The SPATIAL (Spatio-temporal Isotope Analytics Lab) Short Course represents a bridge between theory and measurement, introduced in ITCE Course 1, and regional-to-continental scale research. It builds on the skills and knowledge base developed in Course 1 or equivalent stable isotope biogeochemistry coursework to introduce current research themes in large-scale ecology and environmental Earth science, theoretical and technical aspects of assembling and working with large, spatially distributed datasets, and analytical and computational tools available to support such work. The course emphasizes stable isotopes as a research tool, and their unique capacity to address many ecological problems, but also stresses the integration of isotopes with other data types and methods within a geospatial framework.
Morning lectures focus on the theoretical underpinnings of spatial structure in a range of isotopic systems and how these are applied to address scientific challenges in multi-scale ecological, biogeochemical and Earth science research. Afternoon laboratory sessions introduce students to tools and techniques for working with spatially explicit environmental datasets, including geodata identification, acquisition, management, and analysis, using real data from published and unpublished sources.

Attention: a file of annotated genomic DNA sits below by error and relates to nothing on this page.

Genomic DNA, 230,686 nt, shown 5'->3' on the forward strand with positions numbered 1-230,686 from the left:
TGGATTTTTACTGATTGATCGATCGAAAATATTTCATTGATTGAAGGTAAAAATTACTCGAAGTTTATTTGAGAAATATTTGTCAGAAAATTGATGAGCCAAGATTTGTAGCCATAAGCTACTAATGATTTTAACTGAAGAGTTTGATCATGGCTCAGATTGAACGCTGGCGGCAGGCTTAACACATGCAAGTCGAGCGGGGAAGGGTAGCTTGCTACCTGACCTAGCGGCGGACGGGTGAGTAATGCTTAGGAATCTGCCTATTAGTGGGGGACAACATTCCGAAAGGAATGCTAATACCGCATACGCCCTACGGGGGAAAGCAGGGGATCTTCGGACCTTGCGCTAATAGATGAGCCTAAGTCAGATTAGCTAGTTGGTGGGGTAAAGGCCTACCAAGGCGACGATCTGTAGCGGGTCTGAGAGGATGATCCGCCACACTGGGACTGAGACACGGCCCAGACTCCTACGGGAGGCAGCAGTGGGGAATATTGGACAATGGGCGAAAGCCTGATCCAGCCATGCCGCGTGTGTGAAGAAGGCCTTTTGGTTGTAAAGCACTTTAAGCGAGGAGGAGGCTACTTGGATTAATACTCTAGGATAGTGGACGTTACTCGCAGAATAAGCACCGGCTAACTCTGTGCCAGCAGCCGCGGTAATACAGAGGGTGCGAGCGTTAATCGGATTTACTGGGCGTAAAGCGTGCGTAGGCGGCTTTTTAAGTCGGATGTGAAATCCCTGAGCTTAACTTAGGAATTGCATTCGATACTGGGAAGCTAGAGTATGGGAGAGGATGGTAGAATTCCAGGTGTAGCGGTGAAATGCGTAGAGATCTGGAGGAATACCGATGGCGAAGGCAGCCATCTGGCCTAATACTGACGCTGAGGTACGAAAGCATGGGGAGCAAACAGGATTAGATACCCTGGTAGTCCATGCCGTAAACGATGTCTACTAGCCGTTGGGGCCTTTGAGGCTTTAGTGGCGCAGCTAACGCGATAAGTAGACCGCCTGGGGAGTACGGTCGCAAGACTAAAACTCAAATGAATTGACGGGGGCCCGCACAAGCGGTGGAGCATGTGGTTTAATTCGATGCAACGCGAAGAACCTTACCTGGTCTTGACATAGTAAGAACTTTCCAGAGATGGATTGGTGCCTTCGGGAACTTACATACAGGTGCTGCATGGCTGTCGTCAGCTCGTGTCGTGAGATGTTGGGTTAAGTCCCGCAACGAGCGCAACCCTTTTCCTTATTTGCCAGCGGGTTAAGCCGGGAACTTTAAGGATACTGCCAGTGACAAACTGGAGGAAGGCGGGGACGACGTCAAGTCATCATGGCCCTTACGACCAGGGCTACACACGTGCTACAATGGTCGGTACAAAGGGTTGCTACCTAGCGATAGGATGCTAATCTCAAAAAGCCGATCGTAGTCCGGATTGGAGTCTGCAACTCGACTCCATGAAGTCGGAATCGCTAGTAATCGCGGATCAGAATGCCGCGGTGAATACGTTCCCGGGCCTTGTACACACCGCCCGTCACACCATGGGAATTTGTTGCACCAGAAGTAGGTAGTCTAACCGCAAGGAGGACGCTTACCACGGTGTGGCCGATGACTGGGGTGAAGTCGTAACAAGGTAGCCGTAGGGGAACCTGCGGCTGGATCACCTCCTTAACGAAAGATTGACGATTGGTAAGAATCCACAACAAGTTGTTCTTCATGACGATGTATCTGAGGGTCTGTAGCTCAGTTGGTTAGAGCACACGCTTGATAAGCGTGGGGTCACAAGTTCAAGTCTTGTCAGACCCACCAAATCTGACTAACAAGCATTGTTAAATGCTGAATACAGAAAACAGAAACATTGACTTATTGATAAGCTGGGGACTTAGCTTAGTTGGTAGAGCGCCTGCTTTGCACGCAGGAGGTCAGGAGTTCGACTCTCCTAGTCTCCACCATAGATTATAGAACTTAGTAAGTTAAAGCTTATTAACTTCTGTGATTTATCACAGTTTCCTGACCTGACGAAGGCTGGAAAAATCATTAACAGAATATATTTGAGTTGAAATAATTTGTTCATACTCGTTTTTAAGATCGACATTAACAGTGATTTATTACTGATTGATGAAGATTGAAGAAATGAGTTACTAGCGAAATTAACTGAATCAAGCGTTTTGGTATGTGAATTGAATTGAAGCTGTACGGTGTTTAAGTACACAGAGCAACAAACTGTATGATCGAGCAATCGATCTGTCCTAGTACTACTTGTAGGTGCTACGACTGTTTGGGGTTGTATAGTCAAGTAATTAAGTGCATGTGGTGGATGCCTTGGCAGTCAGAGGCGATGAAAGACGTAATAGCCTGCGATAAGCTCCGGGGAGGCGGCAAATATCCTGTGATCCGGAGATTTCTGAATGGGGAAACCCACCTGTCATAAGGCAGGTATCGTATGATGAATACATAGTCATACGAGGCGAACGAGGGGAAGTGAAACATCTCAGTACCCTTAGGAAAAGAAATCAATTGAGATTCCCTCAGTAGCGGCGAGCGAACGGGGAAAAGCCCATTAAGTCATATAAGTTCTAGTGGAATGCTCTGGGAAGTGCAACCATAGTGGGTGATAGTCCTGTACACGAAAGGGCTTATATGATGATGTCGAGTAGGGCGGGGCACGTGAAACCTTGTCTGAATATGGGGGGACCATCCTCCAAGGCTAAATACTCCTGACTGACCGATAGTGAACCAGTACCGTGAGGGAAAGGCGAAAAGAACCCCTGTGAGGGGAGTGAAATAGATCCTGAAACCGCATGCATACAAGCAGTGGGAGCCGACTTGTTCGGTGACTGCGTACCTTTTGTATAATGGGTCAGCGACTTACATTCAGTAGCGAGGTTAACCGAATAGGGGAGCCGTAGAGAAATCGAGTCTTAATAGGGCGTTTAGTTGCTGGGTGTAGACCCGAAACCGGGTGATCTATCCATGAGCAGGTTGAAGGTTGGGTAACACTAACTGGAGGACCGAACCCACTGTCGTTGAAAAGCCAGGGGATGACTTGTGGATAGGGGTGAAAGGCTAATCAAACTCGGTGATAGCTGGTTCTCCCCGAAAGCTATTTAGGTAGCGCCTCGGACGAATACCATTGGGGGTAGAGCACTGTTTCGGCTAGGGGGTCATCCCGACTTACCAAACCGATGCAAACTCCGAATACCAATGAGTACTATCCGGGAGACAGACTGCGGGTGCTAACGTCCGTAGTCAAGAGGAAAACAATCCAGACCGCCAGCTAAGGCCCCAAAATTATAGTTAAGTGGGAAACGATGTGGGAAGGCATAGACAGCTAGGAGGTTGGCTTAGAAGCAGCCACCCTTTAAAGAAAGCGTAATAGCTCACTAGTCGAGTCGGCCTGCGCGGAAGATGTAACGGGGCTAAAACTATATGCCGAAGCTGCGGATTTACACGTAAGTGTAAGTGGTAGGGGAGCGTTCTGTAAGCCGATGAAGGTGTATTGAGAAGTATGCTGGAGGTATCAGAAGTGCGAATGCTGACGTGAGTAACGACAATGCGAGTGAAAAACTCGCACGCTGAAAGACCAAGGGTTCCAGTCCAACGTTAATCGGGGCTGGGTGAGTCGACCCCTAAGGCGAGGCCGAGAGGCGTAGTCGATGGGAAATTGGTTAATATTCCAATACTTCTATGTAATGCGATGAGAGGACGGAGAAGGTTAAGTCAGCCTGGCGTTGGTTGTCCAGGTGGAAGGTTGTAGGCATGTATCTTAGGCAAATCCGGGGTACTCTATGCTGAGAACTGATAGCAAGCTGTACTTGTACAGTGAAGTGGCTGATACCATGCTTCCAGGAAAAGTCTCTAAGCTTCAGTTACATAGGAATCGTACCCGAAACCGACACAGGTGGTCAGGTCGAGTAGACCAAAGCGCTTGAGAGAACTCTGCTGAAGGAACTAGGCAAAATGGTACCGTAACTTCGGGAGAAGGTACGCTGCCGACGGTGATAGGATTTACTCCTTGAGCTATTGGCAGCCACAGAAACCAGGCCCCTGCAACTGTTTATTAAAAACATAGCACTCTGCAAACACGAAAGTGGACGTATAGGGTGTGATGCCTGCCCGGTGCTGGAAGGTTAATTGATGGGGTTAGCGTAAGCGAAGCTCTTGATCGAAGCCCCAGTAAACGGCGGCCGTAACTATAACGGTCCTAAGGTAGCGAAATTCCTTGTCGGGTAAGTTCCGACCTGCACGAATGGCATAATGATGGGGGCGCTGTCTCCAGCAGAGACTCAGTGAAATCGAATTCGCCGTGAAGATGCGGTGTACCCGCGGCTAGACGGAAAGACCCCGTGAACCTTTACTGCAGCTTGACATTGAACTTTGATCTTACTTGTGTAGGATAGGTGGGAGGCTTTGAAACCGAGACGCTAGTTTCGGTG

Earth surface systems - Environmental, biological, and anthropogenic controls on ecological and biogeochemical structure
Fluid systems - Source, transport, and reactive process controls on the distribution of isotopic and other biogeochemical tracers
Animal systems (including humans) - Inference of behavior, physiology and movement from spatial data; animal influences on biogeochemical systems
The SPATIAL course will assume that incoming students are familiar with the fundamentals of isotopic fractionation in key Earth systems (water cycle, carbon cycle, nitrogen cycle, plant and animal systems). These topics will be reviewed briefly during relevant lectures, but not covered in detail. Graduates of ITCE Course 1 or individuals with equivalent experience will be given preference in admissions decisions. Experience with GIS or spatial analysis is not required but beneficial.
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